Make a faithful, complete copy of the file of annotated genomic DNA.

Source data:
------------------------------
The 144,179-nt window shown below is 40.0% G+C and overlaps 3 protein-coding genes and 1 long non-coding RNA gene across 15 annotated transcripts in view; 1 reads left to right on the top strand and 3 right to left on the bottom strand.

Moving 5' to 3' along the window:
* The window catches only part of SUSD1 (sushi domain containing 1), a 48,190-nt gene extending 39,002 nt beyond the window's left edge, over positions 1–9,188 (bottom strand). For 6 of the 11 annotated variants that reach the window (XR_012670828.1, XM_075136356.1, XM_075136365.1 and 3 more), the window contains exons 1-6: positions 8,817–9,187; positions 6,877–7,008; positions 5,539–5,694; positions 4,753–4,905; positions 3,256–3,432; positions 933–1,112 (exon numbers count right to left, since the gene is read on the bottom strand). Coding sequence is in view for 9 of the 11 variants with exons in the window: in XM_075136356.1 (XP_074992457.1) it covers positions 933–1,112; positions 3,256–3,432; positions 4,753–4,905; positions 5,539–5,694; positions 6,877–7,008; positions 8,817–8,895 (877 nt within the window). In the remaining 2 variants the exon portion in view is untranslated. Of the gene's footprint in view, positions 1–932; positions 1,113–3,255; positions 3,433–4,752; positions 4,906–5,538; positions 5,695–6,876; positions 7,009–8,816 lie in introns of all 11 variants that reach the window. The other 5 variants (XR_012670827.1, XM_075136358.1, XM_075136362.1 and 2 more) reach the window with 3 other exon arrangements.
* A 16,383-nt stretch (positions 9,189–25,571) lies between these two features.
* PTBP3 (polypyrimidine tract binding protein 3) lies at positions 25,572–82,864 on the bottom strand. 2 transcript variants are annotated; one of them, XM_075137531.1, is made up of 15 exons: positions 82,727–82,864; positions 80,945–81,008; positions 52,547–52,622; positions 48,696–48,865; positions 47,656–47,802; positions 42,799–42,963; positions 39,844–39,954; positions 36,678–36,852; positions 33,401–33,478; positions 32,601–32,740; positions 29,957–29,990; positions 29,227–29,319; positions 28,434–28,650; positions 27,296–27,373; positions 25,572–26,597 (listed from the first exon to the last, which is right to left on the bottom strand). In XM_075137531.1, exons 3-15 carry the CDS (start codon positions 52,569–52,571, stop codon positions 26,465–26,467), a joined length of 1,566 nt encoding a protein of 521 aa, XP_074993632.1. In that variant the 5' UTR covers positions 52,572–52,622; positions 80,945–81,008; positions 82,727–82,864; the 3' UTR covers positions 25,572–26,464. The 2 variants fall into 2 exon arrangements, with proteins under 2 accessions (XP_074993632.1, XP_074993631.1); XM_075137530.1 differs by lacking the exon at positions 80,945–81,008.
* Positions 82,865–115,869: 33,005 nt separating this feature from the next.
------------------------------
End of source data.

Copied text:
The 144,179-nt window shown below is 40.0% G+C and overlaps 3 protein-coding genes and 1 long non-coding RNA gene across 15 annotated transcripts in view; 1 reads left to right on the top strand and 3 right to left on the bottom strand.

Moving 5' to 3' along the window:
* The window catches only part of SUSD1 (sushi domain containing 1), a 48,190-nt gene extending 39,002 nt beyond the window's left edge, over positions 1–9,188 (bottom strand). For 6 of the 11 annotated variants that reach the window (XR_012670828.1, XM_075136356.1, XM_075136365.1 and 3 more), the window contains exons 1-6: positions 8,817–9,187; positions 6,877–7,008; positions 5,539–5,694; positions 4,753–4,905; positions 3,256–3,432; positions 933–1,112 (exon numbers count right to left, since the gene is read on the bottom strand). Coding sequence is in view for 9 of the 11 variants with exons in the window: in XM_075136356.1 (XP_074992457.1) it covers positions 933–1,112; positions 3,256–3,432; positions 4,753–4,905; positions 5,539–5,694; positions 6,877–7,008; positions 8,817–8,895 (877 nt within the window). In the remaining 2 variants the exon portion in view is untranslated. Of the gene's footprint in view, positions 1–932; positions 1,113–3,255; positions 3,433–4,752; positions 4,906–5,538; positions 5,695–6,876; positions 7,009–8,816 lie in introns of all 11 variants that reach the window. The other 5 variants (XR_012670827.1, XM_075136358.1, XM_075136362.1 and 2 more) reach the window with 3 other exon arrangements.
* A 16,383-nt stretch (positions 9,189–25,571) lies between these two features.
* PTBP3 (polypyrimidine tract binding protein 3) lies at positions 25,572–82,864 on the bottom strand. 2 transcript variants are annotated; one of them, XM_075137531.1, is made up of 15 exons: positions 82,727–82,864; positions 80,945–81,008; positions 52,547–52,622; positions 48,696–48,865; positions 47,656–47,802; positions 42,799–42,963; positions 39,844–39,954; positions 36,678–36,852; positions 33,401–33,478; positions 32,601–32,740; positions 29,957–29,990; positions 29,227–29,319; positions 28,434–28,650; positions 27,296–27,373; positions 25,572–26,597 (listed from the first exon to the last, which is right to left on the bottom strand). In XM_075137531.1, exons 3-15 carry the CDS (start codon positions 52,569–52,571, stop codon positions 26,465–26,467), a joined length of 1,566 nt encoding a protein of 521 aa, XP_074993632.1. In that variant the 5' UTR covers positions 52,572–52,622; positions 80,945–81,008; positions 82,727–82,864; the 3' UTR covers positions 25,572–26,464. The 2 variants fall into 2 exon arrangements, with proteins under 2 accessions (XP_074993632.1, XP_074993631.1); XM_075137530.1 differs by lacking the exon at positions 80,945–81,008.
* Positions 82,865–115,869: 33,005 nt separating this feature from the next.